Healthy Tahoe: Yoga for back care, spine health

Andrea Snyder
A woman performs a yoga move at Barton Orthopedics.

Back pain can be caused by a multitude of issues, but correcting how we sit, stand or walk can often have a huge impact on the overall health of our spine.

Low back pain is one of the biggest complaints regarding ailments of the spine and many low back issues can stem from tight or weakened hip flexors, or tight and/ or weakened quadratus lumborum — the deepest abdominal muscle, located in your lower back on either side of the lumbar spine – causing imbalances in the sacroiliac joints. SI joints is where the top of your pelvis attaches to the lower part of your spine.

When addressing a client with low back pain, one of the first things we do is look at their current shape when sitting or standing – do they hike a hip or put all their weight on one foot while standing? Do they cross their legs when seated or tend to sit towards one side? Do they typically have a phone or wallet in their back pocket which might be causing a slight elevation in one hip? Making simple adjustments in daily habits, such as posture, can make a huge difference.

In addition to adjusting our daily posture and movement habits, we can also incorporate yoga movements to improve and maintain spine health. Yoga can help with stabilization, strengthening, increasing circulation and mobility, identifying dysfunctional and replacing those with functional movement patterns.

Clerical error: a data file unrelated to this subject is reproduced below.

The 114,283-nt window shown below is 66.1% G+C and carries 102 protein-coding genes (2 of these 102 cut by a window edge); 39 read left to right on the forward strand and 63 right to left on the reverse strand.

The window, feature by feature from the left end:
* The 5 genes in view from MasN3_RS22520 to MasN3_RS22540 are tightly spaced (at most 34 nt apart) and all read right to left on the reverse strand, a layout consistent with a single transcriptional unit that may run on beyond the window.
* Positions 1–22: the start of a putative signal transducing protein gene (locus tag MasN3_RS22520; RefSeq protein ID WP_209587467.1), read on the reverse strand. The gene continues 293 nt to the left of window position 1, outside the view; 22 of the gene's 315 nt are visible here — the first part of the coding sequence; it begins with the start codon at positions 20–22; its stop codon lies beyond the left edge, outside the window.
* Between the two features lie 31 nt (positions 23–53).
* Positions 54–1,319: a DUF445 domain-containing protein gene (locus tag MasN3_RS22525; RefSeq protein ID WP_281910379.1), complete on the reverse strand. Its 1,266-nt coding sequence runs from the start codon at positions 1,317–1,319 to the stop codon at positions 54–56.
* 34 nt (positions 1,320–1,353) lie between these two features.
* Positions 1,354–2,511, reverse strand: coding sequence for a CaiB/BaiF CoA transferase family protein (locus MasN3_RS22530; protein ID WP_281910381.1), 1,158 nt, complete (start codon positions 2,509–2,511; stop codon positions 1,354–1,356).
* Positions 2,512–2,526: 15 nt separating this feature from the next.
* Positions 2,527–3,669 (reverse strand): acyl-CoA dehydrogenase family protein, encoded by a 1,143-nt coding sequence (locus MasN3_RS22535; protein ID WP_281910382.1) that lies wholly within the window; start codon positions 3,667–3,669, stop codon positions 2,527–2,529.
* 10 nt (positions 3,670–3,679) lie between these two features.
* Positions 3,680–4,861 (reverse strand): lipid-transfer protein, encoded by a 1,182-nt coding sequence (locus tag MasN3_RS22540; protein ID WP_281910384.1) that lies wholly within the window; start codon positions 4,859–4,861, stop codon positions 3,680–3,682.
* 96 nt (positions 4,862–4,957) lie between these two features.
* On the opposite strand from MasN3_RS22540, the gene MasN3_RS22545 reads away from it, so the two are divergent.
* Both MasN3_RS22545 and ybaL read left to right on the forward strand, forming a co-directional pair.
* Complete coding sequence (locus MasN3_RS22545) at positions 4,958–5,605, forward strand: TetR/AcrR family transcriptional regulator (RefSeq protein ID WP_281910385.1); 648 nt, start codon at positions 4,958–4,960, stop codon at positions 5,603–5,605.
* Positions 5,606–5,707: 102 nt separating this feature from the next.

We depend on the strength and flexibility of our spine for nearly everything we do, from walking and sitting, to transitioning in and out of many common exercises or stretches. In order to move through the wide range of motion we task our spine with on a regular basis, we need it to be both strong and flexible. These yoga “poses” or “stretches” are designed to strengthen or elongate the spine:

●Child’s Pose

●Happy Baby


●Seated Spine Twist

●Wide Legged Forward Fold

●Figure 4 Stretch

●Downward Dog

If you are new to yoga movement, or are recovering from a recent injury, please consult your physician before adapting any of these practices into your daily routine.

Andrea Snyder is an ERYT 500 certified Yoga Therapist. Andrea teaches Barton Performance’s Gentle Yoga class at the Barton Center for Orthopedics & Wellness. To register for group classes at Barton Performance, call 530-600-1976, or to learn more about back health, visit

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